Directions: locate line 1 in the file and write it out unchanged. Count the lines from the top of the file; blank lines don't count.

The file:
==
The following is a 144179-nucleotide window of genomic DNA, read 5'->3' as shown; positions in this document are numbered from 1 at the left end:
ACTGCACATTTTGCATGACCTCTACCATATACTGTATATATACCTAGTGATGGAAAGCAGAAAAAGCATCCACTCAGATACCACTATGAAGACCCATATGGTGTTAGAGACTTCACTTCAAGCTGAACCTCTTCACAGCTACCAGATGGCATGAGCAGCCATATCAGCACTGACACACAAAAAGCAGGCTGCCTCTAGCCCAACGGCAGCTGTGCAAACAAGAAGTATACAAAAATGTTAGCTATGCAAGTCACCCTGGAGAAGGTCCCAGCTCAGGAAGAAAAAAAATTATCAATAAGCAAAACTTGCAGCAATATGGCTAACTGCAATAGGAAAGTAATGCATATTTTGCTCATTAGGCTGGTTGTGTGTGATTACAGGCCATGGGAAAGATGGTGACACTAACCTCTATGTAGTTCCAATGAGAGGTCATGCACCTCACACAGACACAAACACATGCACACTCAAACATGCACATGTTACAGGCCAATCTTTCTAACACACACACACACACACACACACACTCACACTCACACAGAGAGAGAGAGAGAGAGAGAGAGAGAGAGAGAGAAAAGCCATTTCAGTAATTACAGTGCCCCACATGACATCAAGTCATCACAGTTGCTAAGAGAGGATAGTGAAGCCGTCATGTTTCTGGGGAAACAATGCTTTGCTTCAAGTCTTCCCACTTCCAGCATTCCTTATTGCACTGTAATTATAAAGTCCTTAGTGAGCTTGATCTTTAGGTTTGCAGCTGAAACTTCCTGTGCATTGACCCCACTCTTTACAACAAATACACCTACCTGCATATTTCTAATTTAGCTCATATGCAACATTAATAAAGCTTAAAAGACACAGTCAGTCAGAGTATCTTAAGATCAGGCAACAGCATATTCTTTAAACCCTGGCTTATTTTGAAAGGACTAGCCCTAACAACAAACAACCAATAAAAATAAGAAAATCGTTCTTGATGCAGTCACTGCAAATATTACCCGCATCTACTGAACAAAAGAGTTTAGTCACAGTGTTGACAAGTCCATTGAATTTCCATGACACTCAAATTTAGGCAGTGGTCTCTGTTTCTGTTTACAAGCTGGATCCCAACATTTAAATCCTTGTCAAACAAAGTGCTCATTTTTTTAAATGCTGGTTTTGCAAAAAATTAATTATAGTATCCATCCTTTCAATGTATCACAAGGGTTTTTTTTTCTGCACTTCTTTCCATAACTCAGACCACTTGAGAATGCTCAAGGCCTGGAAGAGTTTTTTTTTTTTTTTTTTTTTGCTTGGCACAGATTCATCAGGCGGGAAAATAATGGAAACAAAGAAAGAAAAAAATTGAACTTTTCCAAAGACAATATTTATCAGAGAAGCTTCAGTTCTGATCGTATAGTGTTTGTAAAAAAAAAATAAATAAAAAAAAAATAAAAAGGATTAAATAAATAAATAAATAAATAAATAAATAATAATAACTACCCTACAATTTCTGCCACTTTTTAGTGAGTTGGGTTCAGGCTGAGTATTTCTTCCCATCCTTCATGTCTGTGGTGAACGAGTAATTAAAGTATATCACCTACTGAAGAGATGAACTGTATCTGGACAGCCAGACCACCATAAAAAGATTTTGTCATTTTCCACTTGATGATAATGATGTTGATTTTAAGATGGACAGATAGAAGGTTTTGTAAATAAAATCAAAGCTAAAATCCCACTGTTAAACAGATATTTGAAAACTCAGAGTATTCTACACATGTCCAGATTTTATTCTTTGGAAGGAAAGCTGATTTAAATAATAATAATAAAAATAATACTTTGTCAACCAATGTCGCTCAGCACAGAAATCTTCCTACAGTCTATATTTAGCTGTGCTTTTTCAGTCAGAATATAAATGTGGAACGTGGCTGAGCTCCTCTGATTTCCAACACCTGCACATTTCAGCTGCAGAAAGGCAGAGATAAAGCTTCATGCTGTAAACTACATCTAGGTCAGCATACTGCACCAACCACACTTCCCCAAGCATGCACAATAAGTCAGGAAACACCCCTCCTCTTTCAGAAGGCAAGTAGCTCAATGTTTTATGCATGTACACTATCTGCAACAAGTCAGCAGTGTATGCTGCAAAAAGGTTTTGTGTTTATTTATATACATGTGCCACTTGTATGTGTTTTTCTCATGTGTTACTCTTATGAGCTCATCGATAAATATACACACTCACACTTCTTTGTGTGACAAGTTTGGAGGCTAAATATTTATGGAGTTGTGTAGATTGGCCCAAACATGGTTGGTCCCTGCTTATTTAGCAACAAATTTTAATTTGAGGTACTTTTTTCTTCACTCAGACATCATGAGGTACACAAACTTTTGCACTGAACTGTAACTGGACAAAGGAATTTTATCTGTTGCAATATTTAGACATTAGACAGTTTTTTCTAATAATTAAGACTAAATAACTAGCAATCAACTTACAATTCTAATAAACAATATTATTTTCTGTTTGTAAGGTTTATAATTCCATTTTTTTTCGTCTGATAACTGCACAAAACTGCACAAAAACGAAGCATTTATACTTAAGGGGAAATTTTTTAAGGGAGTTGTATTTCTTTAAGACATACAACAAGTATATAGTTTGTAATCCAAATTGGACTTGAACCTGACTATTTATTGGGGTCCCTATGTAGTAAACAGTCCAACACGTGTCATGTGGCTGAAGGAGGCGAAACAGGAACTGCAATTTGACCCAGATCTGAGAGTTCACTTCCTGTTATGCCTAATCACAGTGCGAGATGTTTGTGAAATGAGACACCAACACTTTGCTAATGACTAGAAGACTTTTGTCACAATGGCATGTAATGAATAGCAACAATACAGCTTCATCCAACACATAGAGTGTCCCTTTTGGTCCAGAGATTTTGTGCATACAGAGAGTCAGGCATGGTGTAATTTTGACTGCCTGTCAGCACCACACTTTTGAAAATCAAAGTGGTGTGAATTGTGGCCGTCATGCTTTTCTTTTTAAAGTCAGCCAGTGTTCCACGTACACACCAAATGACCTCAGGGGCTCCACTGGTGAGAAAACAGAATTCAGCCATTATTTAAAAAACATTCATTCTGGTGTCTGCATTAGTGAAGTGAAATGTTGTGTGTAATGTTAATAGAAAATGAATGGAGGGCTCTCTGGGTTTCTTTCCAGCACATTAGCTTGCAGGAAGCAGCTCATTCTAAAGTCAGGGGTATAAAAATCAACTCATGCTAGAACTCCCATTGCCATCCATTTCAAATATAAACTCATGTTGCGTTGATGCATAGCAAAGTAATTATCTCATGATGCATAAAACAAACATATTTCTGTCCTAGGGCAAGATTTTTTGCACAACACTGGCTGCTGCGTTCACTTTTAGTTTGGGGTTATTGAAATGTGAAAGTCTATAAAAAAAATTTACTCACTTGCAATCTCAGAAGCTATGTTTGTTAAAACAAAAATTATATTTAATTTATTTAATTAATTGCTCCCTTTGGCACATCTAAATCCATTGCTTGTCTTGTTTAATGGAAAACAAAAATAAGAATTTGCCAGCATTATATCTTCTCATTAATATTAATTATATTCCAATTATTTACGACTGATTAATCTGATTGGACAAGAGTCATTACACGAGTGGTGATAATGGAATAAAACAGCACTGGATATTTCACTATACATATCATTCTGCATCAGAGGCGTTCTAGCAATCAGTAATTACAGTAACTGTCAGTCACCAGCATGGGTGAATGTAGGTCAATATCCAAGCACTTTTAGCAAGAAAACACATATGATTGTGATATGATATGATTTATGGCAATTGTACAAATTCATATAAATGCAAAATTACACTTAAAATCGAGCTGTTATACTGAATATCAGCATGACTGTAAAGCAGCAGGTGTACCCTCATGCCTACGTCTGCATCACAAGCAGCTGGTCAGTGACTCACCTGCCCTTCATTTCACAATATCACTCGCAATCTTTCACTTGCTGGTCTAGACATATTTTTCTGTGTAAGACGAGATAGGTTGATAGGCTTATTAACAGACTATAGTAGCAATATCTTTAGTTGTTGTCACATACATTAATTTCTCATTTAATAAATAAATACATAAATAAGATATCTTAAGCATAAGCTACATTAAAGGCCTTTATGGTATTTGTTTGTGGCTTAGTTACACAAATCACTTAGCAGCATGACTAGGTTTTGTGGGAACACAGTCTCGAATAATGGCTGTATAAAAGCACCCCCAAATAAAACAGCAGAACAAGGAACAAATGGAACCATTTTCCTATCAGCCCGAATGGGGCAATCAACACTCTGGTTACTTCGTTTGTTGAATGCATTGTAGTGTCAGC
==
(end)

The following is a 144179-nucleotide window of genomic DNA, read 5'->3' as shown; positions in this document are numbered from 1 at the left end: